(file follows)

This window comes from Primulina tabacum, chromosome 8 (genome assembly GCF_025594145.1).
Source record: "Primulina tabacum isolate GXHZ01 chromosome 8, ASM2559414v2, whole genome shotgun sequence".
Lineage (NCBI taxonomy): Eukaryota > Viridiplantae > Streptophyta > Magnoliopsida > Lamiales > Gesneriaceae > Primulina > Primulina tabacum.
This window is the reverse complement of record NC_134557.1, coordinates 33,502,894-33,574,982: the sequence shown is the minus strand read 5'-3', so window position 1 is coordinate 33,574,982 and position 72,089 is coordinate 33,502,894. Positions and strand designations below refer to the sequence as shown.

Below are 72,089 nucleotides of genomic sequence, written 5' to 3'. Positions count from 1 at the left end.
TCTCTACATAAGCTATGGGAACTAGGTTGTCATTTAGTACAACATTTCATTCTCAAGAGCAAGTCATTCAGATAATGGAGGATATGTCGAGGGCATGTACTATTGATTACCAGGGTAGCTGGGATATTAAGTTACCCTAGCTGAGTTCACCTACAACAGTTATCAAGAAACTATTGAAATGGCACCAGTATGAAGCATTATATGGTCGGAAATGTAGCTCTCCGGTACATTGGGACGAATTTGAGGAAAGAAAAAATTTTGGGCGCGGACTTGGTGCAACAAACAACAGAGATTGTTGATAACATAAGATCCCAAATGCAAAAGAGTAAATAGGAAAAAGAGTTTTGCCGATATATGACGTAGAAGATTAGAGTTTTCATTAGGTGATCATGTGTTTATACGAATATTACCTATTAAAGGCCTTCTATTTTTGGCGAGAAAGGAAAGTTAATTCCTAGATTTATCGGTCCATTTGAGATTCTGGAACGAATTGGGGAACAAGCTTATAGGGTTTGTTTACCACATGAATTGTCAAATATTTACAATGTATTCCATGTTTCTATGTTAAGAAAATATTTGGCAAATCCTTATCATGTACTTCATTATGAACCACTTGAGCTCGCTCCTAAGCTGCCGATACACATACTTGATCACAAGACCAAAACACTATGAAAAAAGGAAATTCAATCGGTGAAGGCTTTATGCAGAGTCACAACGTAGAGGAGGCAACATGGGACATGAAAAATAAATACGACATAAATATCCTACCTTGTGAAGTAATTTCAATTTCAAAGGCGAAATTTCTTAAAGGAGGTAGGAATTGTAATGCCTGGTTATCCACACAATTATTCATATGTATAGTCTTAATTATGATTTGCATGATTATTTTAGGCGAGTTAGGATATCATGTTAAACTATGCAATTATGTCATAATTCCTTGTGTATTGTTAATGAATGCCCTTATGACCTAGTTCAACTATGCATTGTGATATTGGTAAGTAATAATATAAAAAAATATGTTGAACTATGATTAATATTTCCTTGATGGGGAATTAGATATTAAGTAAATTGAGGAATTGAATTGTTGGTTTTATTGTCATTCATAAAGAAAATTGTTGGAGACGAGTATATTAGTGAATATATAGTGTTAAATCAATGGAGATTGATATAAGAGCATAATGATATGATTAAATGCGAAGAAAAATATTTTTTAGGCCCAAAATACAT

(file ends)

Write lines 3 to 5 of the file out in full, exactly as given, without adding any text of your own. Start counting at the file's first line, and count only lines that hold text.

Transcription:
Lineage (NCBI taxonomy): Eukaryota > Viridiplantae > Streptophyta > Magnoliopsida > Lamiales > Gesneriaceae > Primulina > Primulina tabacum.
This window is the reverse complement of record NC_134557.1, coordinates 33,502,894-33,574,982: the sequence shown is the minus strand read 5'-3', so window position 1 is coordinate 33,574,982 and position 72,089 is coordinate 33,502,894. Positions and strand designations below refer to the sequence as shown.

Below are 72,089 nucleotides of genomic sequence, written 5' to 3'. Positions count from 1 at the left end.